The digital landscape has proven to be an especially fertile ground for organizing. RISE Stronger, which claims 50,000 volunteers, has built out innovative digital tools like the “People’s Calendar,” a free resource which has catalogued more than 13,000 events since January 1. “We built this all with volunteer energy from thousands of people putting in extra time on top of their jobs and family commitments,” says Andy Kim, one of the group’s founders. He adds, “The most important development since Trump’s win has been the activation and mobilization of huge populations of people who were not previously politically involved.”

The second thing I’ve learned is more sobering. While volunteer energy is abundant, funding to enable these many new groups to stabilize and grow their operations has not been. Many large donors to progressive causes have been overwhelmed by the influx of new groups, and instead of spreading their wealth around, they are holding back, waiting until autumn to see who survives. It is the Hunger Games.

That—or funders are playing it safe, giving to people and organizations they already know, like David Brock of the Media Matters-American Bridge-CREW-Shareblue nexus, who is reportedly working on a $25 million warchest for 2017, or Guy Cecil of Priorities USA, reported to have $10 million in commitments, some of which he is reportedly spending on creating a “Breitbart of the left” media platform with 25 employees, or Jonathan Cowan of the centrist Third Way (also reportedly claiming a $20 million budget) or the ACLU, which got a $1 million check from Lyft’s founders back in January. (The ACLU has raised more than $80 million since the election.)

Either way, the disconnect between new, creative efforts and major funding means that those people with better connections to the right gatekeepers will inevitably win out over less-well connected actors. As Vu Le, the executive director of the Rainier Valley Corps, wrote in a terrific post back in 2015 about the Hunger Games dynamic among nonprofits:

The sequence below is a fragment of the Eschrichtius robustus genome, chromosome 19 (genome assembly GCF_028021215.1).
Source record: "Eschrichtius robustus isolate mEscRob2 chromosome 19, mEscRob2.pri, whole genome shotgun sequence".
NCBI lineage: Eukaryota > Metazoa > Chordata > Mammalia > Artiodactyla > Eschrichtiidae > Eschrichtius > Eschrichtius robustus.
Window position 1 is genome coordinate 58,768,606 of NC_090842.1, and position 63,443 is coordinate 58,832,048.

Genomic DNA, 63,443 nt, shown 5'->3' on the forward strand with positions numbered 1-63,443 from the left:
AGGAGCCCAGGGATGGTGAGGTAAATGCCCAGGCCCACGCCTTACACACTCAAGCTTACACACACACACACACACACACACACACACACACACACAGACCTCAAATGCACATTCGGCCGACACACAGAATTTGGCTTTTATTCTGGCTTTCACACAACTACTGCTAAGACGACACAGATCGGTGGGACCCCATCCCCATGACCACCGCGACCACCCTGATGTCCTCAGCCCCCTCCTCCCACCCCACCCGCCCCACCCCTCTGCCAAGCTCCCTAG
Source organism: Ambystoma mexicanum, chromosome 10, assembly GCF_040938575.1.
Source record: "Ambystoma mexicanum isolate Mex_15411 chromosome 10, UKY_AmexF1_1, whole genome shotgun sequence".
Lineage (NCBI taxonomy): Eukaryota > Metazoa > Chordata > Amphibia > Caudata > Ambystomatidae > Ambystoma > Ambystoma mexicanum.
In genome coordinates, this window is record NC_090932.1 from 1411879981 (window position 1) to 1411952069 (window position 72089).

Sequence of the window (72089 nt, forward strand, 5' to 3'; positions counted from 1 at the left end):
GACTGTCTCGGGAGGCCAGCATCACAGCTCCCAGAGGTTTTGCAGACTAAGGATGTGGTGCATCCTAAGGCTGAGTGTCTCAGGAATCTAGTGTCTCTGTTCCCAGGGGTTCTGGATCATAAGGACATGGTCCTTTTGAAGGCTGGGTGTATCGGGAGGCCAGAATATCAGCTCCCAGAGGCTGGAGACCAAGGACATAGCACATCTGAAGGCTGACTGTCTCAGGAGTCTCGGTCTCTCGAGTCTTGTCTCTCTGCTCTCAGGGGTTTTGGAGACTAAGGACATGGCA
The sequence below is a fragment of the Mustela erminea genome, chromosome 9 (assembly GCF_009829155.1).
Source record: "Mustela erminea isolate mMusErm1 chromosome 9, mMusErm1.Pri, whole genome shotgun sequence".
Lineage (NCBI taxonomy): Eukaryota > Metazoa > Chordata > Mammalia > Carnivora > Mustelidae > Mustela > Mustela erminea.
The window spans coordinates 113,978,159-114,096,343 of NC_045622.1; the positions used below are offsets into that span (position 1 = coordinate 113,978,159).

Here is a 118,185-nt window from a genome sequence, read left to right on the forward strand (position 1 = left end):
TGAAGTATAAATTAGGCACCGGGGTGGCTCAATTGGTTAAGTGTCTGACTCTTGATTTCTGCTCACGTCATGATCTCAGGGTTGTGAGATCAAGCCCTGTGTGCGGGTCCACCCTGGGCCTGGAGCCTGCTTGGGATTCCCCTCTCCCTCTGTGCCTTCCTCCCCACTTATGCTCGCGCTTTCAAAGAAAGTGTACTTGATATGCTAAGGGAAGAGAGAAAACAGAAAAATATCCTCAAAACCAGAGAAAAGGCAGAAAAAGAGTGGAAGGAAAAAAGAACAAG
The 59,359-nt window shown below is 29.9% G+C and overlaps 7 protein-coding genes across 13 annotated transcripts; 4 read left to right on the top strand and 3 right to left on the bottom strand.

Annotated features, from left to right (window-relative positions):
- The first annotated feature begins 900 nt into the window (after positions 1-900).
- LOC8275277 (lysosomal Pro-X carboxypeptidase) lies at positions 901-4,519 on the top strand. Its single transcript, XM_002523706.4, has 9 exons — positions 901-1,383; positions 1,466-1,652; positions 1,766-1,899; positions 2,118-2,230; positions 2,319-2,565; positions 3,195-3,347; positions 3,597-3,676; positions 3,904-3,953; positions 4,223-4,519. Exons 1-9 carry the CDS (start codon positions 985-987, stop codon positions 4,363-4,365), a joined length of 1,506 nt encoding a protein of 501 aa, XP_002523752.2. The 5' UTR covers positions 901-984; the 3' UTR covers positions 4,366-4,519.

In the Hunger Games, the youngest kids, the sweetest, kindest ones, are usually the first to get killed. Everyone bets against them. In the Nonprofit Hunger Games, funders bet on which nonprofits are the most “sustainable” and invest in those organizations. Instead of holistically looking at problems and systems, society just funds those organizations we think will be strongest and most likely to survive. And since we fund these more “sustainable” organizations, then of course these organizations are likelier to survive, while the smaller, “weaker” organizations (often led by marginalized communities) are left to struggle. We start to believe that those organizations that survive deserve it, that those who fail also deserve it. But simply because a nonprofit is good at surviving, it does not necessarily mean that it is most effective at solving community problems.